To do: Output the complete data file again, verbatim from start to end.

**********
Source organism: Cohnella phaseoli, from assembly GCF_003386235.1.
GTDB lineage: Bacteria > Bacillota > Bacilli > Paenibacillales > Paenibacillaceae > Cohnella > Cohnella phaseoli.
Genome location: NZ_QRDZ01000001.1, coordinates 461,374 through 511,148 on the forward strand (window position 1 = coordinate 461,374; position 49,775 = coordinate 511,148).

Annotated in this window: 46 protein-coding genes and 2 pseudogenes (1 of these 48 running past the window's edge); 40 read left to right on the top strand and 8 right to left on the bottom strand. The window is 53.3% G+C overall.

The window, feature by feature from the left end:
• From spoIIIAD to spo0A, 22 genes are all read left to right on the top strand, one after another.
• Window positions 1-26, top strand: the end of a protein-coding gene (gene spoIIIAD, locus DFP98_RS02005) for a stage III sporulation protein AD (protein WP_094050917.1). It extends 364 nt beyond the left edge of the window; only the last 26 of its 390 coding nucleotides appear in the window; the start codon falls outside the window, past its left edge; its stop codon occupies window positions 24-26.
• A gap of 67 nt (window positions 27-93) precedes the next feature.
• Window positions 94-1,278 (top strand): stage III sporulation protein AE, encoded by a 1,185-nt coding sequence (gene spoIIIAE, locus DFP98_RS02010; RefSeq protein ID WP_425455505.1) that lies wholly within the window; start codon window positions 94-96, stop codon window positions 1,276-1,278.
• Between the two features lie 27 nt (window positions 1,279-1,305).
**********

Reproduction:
Source organism: Cohnella phaseoli, from assembly GCF_003386235.1.
GTDB lineage: Bacteria > Bacillota > Bacilli > Paenibacillales > Paenibacillaceae > Cohnella > Cohnella phaseoli.
Genome location: NZ_QRDZ01000001.1, coordinates 461,374 through 511,148 on the forward strand (window position 1 = coordinate 461,374; position 49,775 = coordinate 511,148).

Annotated in this window: 46 protein-coding genes and 2 pseudogenes (1 of these 48 running past the window's edge); 40 read left to right on the top strand and 8 right to left on the bottom strand. The window is 53.3% G+C overall.

The window, feature by feature from the left end:
• From spoIIIAD to spo0A, 22 genes are all read left to right on the top strand, one after another.
• Window positions 1-26, top strand: the end of a protein-coding gene (gene spoIIIAD, locus DFP98_RS02005) for a stage III sporulation protein AD (protein WP_094050917.1). It extends 364 nt beyond the left edge of the window; only the last 26 of its 390 coding nucleotides appear in the window; the start codon falls outside the window, past its left edge; its stop codon occupies window positions 24-26.
• A gap of 67 nt (window positions 27-93) precedes the next feature.
• Window positions 94-1,278 (top strand): stage III sporulation protein AE, encoded by a 1,185-nt coding sequence (gene spoIIIAE, locus DFP98_RS02010; RefSeq protein ID WP_425455505.1) that lies wholly within the window; start codon window positions 94-96, stop codon window positions 1,276-1,278.
• Between the two features lie 27 nt (window positions 1,279-1,305).